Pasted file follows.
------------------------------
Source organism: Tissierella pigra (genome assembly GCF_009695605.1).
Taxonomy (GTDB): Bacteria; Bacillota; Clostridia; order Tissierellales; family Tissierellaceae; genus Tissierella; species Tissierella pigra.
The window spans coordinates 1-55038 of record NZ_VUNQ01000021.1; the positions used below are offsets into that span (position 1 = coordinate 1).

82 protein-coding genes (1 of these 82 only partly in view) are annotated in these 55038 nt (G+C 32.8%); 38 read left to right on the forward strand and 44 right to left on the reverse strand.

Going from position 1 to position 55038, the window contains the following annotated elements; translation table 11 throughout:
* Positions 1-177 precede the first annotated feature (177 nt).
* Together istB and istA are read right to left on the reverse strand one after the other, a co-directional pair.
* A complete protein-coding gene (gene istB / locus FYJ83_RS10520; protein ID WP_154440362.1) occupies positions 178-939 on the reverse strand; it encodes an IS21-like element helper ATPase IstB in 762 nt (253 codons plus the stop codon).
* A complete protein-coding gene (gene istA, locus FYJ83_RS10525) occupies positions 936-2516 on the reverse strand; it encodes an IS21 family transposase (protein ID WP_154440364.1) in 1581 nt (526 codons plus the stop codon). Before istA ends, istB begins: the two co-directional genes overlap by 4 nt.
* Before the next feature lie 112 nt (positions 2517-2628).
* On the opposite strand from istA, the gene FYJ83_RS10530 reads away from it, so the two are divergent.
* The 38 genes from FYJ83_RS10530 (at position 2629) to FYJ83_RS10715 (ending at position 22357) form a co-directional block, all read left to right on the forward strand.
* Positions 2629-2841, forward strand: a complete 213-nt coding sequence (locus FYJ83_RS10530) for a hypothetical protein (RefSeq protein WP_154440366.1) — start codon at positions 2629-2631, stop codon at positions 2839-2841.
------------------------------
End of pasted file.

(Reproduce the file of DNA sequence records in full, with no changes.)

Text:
Source organism: Tissierella pigra (genome assembly GCF_009695605.1).
Taxonomy (GTDB): Bacteria; Bacillota; Clostridia; order Tissierellales; family Tissierellaceae; genus Tissierella; species Tissierella pigra.
The window spans coordinates 1-55038 of record NZ_VUNQ01000021.1; the positions used below are offsets into that span (position 1 = coordinate 1).

82 protein-coding genes (1 of these 82 only partly in view) are annotated in these 55038 nt (G+C 32.8%); 38 read left to right on the forward strand and 44 right to left on the reverse strand.

Going from position 1 to position 55038, the window contains the following annotated elements; translation table 11 throughout:
* Positions 1-177 precede the first annotated feature (177 nt).
* Together istB and istA are read right to left on the reverse strand one after the other, a co-directional pair.
* A complete protein-coding gene (gene istB / locus FYJ83_RS10520; protein ID WP_154440362.1) occupies positions 178-939 on the reverse strand; it encodes an IS21-like element helper ATPase IstB in 762 nt (253 codons plus the stop codon).
* A complete protein-coding gene (gene istA, locus FYJ83_RS10525) occupies positions 936-2516 on the reverse strand; it encodes an IS21 family transposase (protein ID WP_154440364.1) in 1581 nt (526 codons plus the stop codon). Before istA ends, istB begins: the two co-directional genes overlap by 4 nt.
* Before the next feature lie 112 nt (positions 2517-2628).
* On the opposite strand from istA, the gene FYJ83_RS10530 reads away from it, so the two are divergent.
* The 38 genes from FYJ83_RS10530 (at position 2629) to FYJ83_RS10715 (ending at position 22357) form a co-directional block, all read left to right on the forward strand.
* Positions 2629-2841, forward strand: a complete 213-nt coding sequence (locus FYJ83_RS10530) for a hypothetical protein (RefSeq protein WP_154440366.1) — start codon at positions 2629-2631, stop codon at positions 2839-2841.